I absolutely understand the security concerns, but I hate hate hate having to re-re-re-register my credit card for a site I visit regularly... or even not so regularly! I love love love it when I head for checkout and discover, "Oh wow, look, the last time I was here I must have dug out my purse and found that stupid credit card and typed in the number, and they remembered it for me, even after all that time, so I don't have to do all that crap again! Excellent!" Perhaps offer the purchaser an option to remember the card info (with some "what this might meant to your security" notice somewhere?)?

(Re Cleaning staff problems: turn off the machine at night, or insert a screensaver password.)

#Comment Re: made: 2004-07-06 17:13:35.506109+00 by: Dan Lyke

In both Mozilla and Opera you can remember values typed in to a form for future retreival. And I've no problem with a site remembering such information, it should just ask me first.

(Although, as Meuon points out, this is much better done as a part of the client than on the server. Lots of credit card theft has happened because of unsecured servers.)

Of course I also find that I quickly remember my credit card numbers if I do enough online purchasing with 'em.

Screen saver password is probably the right thing, I was trying to log off, but occasionally I'll want to save the state of my desktop overnight.

#Comment Re: One computer, two users made: 2004-07-06 18:21:36.196084+00 by: DaveP

One of my biggest complaints about shopping carts in general is that almost all of them make it nearly impossible to have one computer, one human, but two "accounts". For example, I have both a personal and a business account at amazon.com and use them about equally often. But Amazon makes it easy to switch between the two credit cards and shipping addresses, so I never notice the hassle.

Paypal, on the other end of the scale, SHUT DOWN my "business" account when I opened a "personal" account with them. That was over 18 months ago, and I haven't done any business with them since (though I only closed the account this past winter).

#Comment Re: made: 2004-07-06 19:53:39.586641+00 by: meuon

PayPal will now allow you to have TWO accounts, one business and one personal, with different bank/cc info. Very useful for testing!

PayPal is an interesting system and I have some unique experience using them for a goey (not quite slimey) customer. I had (control of) three verified biz accounts with them and thought they would hit the roof when I moved one dollar from account to account over and over again in testing.. nada. Then I wrote a program to test what their threshold was/is - I moved the same dollar in round robin over 1000 times in about 12 minutes, using their IPN to trigger the next transfer. Nothing. Nil. ( Their IPN/Instant Payment Notification gateway is very useful, worth using, and I will be using it as an option in this and future systems. ) Then, in real business mode we moved $900k over the next two weeks using this system, to and from about 700 paypal accounts. No issues. During this same two weeks, we collected $14k in an account used for collecting our 'application hosting fee' - We got exactly TWO complaints sent to PayPal by mentally deficient morons who paid $49.00 via paypal after two screens of who/what/why/policies.. including a money back policy and PayPal froze the account (with $6k in it) and contacted the FTC. It's now waiting for further investigation while PayPal sits on the $6k until resolved. Lesson: Withdraw your PayPal balance every day!.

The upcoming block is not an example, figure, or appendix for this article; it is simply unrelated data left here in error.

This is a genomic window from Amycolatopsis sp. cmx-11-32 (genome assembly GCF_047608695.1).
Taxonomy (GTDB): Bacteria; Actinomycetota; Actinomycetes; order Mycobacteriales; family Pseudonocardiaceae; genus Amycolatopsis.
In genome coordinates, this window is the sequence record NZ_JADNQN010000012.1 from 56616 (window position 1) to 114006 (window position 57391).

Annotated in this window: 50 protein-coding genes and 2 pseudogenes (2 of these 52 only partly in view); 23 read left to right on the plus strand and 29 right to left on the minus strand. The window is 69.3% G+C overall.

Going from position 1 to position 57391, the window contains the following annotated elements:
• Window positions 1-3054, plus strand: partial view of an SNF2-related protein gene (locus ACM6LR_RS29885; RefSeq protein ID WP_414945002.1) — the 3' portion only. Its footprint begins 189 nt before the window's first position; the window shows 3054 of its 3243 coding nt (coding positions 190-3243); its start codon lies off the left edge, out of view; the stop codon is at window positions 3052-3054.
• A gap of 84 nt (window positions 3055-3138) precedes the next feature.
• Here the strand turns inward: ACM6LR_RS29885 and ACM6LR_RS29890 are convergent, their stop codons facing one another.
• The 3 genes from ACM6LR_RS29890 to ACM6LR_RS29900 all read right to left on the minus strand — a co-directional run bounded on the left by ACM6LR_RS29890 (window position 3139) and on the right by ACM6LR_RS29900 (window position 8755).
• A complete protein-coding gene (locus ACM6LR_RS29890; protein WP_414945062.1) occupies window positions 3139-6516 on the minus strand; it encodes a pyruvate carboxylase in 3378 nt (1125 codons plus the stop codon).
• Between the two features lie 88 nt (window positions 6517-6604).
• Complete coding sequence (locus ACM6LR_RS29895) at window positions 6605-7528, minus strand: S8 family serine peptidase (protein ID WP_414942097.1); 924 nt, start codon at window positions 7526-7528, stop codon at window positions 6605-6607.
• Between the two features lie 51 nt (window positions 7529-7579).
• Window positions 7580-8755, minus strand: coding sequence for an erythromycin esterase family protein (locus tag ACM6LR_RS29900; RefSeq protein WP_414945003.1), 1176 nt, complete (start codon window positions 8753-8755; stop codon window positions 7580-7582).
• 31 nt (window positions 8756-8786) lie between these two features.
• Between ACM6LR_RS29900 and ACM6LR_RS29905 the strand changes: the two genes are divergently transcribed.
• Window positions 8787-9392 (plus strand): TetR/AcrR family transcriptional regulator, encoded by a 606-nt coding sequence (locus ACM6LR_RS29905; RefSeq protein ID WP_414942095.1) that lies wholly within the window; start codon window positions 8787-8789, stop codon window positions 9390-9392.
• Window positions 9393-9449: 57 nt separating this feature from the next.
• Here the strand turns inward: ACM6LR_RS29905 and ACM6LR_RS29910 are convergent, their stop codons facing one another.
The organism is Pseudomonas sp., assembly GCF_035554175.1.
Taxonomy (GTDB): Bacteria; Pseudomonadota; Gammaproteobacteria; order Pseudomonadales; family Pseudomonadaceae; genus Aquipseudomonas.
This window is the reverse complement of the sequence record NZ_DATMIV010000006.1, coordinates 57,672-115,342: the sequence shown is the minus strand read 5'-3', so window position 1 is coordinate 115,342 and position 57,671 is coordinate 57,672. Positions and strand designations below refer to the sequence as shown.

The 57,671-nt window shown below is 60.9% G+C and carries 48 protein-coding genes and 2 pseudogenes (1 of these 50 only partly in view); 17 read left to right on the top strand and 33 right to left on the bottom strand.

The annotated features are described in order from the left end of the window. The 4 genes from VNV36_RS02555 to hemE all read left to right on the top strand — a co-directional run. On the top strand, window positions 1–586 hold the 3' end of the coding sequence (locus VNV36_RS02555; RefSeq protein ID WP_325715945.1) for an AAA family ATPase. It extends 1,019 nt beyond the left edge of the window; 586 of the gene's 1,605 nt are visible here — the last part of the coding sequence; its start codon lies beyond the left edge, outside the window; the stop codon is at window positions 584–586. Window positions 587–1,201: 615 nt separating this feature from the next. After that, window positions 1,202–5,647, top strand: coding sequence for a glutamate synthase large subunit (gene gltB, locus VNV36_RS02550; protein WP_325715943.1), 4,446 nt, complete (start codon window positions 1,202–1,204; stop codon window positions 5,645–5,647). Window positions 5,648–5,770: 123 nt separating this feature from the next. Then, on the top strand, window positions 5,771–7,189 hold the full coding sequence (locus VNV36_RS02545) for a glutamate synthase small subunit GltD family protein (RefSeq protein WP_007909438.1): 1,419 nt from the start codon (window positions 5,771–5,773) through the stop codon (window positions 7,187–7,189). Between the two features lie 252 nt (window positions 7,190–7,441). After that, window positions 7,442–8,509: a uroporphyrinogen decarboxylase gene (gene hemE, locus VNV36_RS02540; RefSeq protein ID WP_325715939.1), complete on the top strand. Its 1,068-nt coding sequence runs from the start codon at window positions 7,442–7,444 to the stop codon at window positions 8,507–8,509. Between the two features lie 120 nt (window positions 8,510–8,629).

#Comment Re: made: 2004-07-11 18:46:50.911934+00 by: concept14

Broken Javascript that only works in IE.

Sites that don't work unless you enable 3rd party cookies.

Searches that purport to offer an "exact title" option but still show you everything in the catalog that contains the words you entered. One of the used book dealers drives me nuts with this when I search for a title that consists entirely of common words.

#Comment Re: made: 2004-07-14 02:19:03.100103+00 by: concept14

Also: Pictures that show more detail of the satisfied customers than they do of the actual product.

Stupid browser sniffing that only recognizes IE and Netscape. Ebay used to think that Opera was a mobile phone!

Screen size tyrants.

If the site accepts PayPal, that is like a great big blinking neon sign that says "Small Time Operator."

#Comment Re: made: 2004-07-15 11:27:15.953741+00 by: meuon

Concept14, Good first 3 comments, Thank You!. Just like Dan's discussion of Genres, PayPal hits a certain, very large, market. If PayPal is the ONLY option, you are correct. I now believe that it should be one of the options. If for no other reason than PayPal allows people without credit/debit cards to purchase things. Even I keep a couple of hundred in a PayPal account to buy things, mostly from vendors I would not want to have access to my credit card.